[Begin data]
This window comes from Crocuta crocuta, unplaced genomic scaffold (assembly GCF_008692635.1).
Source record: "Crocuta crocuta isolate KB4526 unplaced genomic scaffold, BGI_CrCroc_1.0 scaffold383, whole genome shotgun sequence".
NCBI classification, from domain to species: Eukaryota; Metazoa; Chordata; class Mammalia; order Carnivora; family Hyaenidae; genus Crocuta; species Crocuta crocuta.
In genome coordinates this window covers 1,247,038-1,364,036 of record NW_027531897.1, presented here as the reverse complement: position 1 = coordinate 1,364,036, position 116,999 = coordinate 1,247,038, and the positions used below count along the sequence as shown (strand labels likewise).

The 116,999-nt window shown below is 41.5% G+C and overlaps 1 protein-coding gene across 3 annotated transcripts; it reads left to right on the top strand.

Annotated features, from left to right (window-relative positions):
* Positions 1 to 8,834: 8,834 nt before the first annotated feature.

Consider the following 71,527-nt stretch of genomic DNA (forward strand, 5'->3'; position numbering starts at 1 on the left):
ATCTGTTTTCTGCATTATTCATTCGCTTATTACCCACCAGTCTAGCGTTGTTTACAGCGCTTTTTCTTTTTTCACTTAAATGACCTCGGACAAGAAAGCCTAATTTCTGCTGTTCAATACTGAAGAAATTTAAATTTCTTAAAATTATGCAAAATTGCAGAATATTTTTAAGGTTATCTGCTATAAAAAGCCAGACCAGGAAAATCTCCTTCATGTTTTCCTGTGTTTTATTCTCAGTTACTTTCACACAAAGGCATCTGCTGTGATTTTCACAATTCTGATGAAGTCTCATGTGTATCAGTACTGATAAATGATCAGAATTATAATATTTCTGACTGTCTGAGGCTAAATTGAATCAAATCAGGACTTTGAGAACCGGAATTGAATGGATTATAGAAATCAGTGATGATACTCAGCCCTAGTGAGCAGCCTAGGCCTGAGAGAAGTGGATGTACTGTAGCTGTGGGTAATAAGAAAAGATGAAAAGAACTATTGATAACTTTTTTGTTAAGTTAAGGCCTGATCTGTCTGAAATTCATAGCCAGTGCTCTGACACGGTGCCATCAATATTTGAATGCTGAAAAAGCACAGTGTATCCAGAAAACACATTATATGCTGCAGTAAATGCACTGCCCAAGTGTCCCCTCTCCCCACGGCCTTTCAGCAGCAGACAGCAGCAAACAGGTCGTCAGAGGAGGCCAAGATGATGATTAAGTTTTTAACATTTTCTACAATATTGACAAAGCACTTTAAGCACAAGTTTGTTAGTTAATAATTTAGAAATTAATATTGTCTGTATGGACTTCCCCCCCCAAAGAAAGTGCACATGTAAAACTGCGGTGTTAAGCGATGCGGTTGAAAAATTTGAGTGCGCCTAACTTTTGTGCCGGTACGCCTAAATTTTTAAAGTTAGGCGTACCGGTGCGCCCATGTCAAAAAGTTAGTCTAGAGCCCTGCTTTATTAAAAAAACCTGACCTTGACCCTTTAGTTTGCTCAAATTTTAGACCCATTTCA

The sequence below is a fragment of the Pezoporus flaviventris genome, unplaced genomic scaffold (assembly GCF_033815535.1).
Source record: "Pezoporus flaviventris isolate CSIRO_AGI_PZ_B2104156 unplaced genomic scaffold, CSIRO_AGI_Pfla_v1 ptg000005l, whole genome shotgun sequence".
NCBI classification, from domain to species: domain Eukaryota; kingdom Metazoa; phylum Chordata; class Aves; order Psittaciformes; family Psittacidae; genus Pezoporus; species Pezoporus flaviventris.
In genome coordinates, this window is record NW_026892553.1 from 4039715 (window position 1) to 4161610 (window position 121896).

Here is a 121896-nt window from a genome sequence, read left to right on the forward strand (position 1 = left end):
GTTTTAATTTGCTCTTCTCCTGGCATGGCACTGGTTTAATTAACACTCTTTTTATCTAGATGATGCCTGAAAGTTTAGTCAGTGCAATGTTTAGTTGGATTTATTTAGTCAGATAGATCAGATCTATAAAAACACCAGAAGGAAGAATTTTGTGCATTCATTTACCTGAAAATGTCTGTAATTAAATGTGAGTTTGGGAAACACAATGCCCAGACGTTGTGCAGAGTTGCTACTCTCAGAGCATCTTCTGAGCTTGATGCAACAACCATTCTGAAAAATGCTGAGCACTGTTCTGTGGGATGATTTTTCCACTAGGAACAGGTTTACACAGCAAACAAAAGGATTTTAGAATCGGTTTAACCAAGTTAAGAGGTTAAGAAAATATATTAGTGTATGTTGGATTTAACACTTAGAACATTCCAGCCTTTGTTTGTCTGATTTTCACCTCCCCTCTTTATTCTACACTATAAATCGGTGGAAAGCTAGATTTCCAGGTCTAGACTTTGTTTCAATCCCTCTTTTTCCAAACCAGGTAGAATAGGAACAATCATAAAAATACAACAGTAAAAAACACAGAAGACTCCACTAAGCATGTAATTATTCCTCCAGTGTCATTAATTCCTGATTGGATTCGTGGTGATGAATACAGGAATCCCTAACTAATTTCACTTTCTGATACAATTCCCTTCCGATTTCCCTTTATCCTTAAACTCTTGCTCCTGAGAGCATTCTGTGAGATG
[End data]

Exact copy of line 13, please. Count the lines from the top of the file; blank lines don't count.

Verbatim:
In genome coordinates, this window is record NW_026892553.1 from 4039715 (window position 1) to 4161610 (window position 121896).